The Pavilion Aero starts at $750, but most buyers will want some extras that HP doesn’t include by default, and the price can escalate towards $1000 quickly. For example, that starting price only gets you the Aero in Natural Silver—a nondescript dull gray—but if you want a nicer color, like Warm Gold, Ceramic White, or Pale Rose Gold, that will cost you another $10 to $15. More RAM and a better processor will add $50 to $190. Upgrading from the Full HD+ display adds $30 (which, admittedly, is cheap). And if you need more than 256 GB of storage, you’ll pay another $50 to $130. Most of these upgrades are reasonably priced, but there’s one obvious exception: you have to give HP another $20 to get keyboard backlighting (!). That’s crazy.
Granted, even the base configuration is reasonably priced for the performance, battery life, and overall quality to get. That $750 nets you an AMD Ryzen 5 5600U processor, 8 GB of RAM, 256 GB of PCIe NVMe M.2 SSD storage, and a wonderful Full HD+ display. (But please, don’t forget to throw in another $20 for keyboard backlighting.)
The review unit, with its Ryzen 7 5800U processor, 16 GB of RAM, 512 GB of storage, and Full HD+ display surpasses the $1000 mark when you add in the keyboard backlighting (which I wish it had), hitting a $1009.99 price point that is uncomfortably close to premium PC territory. This is almost the configuration I’d choose for myself, but I’d add a fun color ($15) and the keyboard backlighting ($20) but stick with the base 256 GB of storage (saving $50), for a total price of $954.99. Again, it’s reasonable but also on the high side for a Pavilion.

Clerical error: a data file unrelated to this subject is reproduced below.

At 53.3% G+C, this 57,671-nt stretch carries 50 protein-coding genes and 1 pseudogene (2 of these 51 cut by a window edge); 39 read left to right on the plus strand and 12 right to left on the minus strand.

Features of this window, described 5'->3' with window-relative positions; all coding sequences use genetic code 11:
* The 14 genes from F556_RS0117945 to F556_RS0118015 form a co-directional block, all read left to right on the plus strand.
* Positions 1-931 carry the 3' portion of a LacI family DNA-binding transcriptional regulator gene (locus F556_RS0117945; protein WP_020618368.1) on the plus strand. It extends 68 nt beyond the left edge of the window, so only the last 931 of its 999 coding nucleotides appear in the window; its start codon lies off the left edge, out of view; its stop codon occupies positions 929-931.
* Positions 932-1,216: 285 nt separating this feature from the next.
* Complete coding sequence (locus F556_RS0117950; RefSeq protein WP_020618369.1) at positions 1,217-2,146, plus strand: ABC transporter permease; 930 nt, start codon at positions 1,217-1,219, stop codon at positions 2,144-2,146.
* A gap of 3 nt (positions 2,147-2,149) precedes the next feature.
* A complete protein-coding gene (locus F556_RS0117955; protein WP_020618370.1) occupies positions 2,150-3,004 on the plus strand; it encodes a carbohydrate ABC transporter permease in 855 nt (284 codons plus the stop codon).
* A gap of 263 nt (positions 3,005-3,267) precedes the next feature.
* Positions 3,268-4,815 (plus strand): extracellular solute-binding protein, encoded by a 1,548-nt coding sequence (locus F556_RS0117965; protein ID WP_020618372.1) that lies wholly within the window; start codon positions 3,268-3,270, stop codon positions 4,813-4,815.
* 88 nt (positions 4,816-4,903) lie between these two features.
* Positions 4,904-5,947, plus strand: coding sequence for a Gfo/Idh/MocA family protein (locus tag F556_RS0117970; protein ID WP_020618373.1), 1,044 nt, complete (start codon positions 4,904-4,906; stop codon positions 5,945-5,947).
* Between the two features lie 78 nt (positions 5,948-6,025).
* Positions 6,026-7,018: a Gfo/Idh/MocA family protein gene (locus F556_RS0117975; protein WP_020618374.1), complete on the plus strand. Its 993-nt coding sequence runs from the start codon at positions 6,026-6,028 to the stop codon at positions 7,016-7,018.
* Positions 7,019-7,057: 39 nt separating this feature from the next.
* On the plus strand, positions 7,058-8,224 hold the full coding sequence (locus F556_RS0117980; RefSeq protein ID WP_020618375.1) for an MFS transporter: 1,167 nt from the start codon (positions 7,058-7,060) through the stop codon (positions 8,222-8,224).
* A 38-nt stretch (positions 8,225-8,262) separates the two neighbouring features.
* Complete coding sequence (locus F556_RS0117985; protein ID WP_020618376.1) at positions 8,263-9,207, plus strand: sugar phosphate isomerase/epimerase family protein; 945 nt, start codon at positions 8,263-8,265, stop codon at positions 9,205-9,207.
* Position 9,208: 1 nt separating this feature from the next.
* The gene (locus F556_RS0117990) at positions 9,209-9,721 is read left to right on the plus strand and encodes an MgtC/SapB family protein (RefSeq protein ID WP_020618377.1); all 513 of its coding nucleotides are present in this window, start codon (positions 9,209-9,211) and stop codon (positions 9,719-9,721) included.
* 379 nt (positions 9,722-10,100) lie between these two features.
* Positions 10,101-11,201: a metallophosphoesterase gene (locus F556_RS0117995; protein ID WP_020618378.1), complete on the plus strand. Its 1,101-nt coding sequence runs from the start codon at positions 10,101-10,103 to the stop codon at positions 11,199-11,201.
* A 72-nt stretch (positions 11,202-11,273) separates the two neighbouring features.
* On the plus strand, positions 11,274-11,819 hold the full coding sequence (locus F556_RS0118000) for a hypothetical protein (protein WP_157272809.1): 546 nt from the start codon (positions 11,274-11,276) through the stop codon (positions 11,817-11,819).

The Aero comes with a one-year warranty, which is typical for consumer PCs. But you can purchase three years of accidental damage and theft protection for a bit over $300.
Recommendations and conclusions
Thanks to its impossibly light and portable design, fun color choices, and gorgeous 16:10 display, the HP Pavilion Aero is quite desirable. But be sure to carefully configure it at purchase time, since some must-have features—most notably keyboard backlighting—are optional, and the fun color choices cost extra too. No matter which configuration you choose, this won’t disappoint. The HP Pavilion Aero is highly recommended.
- Light, portable, and fun design
- Impressive battery life
- 16:10 display for the win
- Powerful and efficient AMD Ryzen 5-series processors
- Keyboard backlighting is optional(!)
- Only one USB- C port, and there’s no Thunderbolt
- Too much crapware
- No multi-touch display capabilities, even as an option
- No privacy shutter on the webcam